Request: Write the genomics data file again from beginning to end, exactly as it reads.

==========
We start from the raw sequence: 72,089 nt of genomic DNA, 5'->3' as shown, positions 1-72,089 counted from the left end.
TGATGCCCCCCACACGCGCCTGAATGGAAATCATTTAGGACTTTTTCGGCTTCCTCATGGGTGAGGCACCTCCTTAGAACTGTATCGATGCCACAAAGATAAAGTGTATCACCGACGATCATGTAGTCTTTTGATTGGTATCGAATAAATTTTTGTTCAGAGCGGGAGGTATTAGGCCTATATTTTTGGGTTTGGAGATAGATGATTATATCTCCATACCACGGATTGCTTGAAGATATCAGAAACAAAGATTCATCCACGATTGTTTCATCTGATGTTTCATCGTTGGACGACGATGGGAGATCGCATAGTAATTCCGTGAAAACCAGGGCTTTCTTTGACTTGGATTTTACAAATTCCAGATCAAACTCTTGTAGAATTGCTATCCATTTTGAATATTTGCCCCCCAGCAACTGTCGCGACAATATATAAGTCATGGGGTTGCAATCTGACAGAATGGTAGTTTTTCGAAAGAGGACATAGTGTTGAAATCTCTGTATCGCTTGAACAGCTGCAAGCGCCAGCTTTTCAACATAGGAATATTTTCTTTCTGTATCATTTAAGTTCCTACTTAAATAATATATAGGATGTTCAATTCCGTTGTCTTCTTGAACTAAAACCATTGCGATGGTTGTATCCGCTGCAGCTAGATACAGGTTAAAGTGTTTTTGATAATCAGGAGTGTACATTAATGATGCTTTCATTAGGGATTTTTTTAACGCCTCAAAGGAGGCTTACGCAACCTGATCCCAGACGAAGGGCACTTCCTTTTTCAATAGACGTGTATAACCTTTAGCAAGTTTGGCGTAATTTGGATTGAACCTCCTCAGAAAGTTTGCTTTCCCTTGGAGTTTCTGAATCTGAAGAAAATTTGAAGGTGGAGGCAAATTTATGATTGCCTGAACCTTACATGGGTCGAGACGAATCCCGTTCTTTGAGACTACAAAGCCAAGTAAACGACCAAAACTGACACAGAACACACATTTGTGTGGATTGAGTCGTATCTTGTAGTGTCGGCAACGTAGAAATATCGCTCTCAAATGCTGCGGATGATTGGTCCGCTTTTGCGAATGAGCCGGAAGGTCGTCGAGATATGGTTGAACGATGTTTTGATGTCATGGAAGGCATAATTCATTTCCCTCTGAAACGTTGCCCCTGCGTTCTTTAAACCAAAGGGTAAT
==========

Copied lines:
We start from the raw sequence: 72,089 nt of genomic DNA, 5'->3' as shown, positions 1-72,089 counted from the left end.
TGATGCCCCCCACACGCGCCTGAATGGAAATCATTTAGGACTTTTTCGGCTTCCTCATGGGTGAGGCACCTCCTTAGAACTGTATCGATGCCACAAAGATAAAGTGTATCACCGACGATCATGTAGTCTTTTGATTGGTATCGAATAAATTTTTGTTCAGAGCGGGAGGTATTAGGCCTATATTTTTGGGTTTGGAGATAGATGATTATATCTCCATACCACGGATTGCTTGAAGATATCAGAAACAAAGATTCATCCACGATTGTTTCATCTGATGTTTCATCGTTGGACGACGATGGGAGATCGCATAGTAATTCCGTGAAAACCAGGGCTTTCTTTGACTTGGATTTTACAAATTCCAGATCAAACTCTTGTAGAATTGCTATCCATTTTGAATATTTGCCCCCCAGCAACTGTCGCGACAATATATAAGTCATGGGGTTGCAATCTGACAGAATGGTAGTTTTTCGAAAGAGGACATAGTGTTGAAATCTCTGTATCGCTTGAACAGCTGCAAGCGCCAGCTTTTCAACATAGGAATATTTTCTTTCTGTATCATTTAAGTTCCTACTTAAATAATATATAGGATGTTCAATTCCGTTGTCTTCTTGAACTAAAACCATTGCGATGGTTGTATCCGCTGCAGCTAGATACAGGTTAAAGTGTTTTTGATAATCAGGAGTGTACATTAATGATGCTTTCATTAGGGATTTTTTTAACGCCTCAAAGGAGGCTTACGCAACCTGATCCCAGACGAAGGGCACTTCCTTTTTCAATAGACGTGTATAACCTTTAGCAAGTTTGGCGTAATTTGGATTGAACCTCCTCAGAAAGTTTGCTTTCCCTTGGAGTTTCTGAATCTGAAGAAAATTTGAAGGTGGAGGCAAATTTATGATTGCCTGAACCTTACATGGGTCGAGACGAATCCCGTTCTTTGAGACTACAAAGCCAAGTAAACGACCAAAACTGACACAGAACACACATTTGTGTGGATTGAGTCGTATCTTGTAGTGTCGGCAACGTAGAAATATCGCTCTCAAATGCTGCGGATGATTGGTCCGCTTTTGCGAATGAGCCGGAAGGTCGTCGAGATATGGTTGAACGATGTTTTGATGTCATGGAAGGCATAATTCATTTCCCTCTGAAACGTTGCCCCTGCGTTCTTTAAACCAAAGGGTAAT